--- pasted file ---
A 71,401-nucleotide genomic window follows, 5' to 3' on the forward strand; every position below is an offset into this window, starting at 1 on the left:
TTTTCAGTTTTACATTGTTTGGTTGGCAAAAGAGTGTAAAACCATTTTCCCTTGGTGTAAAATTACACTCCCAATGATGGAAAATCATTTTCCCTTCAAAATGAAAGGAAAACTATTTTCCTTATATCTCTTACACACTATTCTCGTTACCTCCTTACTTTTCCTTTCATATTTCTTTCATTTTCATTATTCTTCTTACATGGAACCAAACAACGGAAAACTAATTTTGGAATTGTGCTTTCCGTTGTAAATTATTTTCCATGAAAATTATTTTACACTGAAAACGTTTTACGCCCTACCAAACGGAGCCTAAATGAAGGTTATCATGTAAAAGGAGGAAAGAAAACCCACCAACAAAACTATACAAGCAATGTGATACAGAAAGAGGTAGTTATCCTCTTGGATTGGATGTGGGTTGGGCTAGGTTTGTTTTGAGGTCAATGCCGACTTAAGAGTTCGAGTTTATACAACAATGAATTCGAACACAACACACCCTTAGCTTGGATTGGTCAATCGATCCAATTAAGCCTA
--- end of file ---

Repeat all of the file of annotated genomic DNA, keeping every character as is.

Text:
A 71,401-nucleotide genomic window follows, 5' to 3' on the forward strand; every position below is an offset into this window, starting at 1 on the left:
TTTTCAGTTTTACATTGTTTGGTTGGCAAAAGAGTGTAAAACCATTTTCCCTTGGTGTAAAATTACACTCCCAATGATGGAAAATCATTTTCCCTTCAAAATGAAAGGAAAACTATTTTCCTTATATCTCTTACACACTATTCTCGTTACCTCCTTACTTTTCCTTTCATATTTCTTTCATTTTCATTATTCTTCTTACATGGAACCAAACAACGGAAAACTAATTTTGGAATTGTGCTTTCCGTTGTAAATTATTTTCCATGAAAATTATTTTACACTGAAAACGTTTTACGCCCTACCAAACGGAGCCTAAATGAAGGTTATCATGTAAAAGGAGGAAAGAAAACCCACCAACAAAACTATACAAGCAATGTGATACAGAAAGAGGTAGTTATCCTCTTGGATTGGATGTGGGTTGGGCTAGGTTTGTTTTGAGGTCAATGCCGACTTAAGAGTTCGAGTTTATACAACAATGAATTCGAACACAACACACCCTTAGCTTGGATTGGTCAATCGATCCAATTAAGCCTA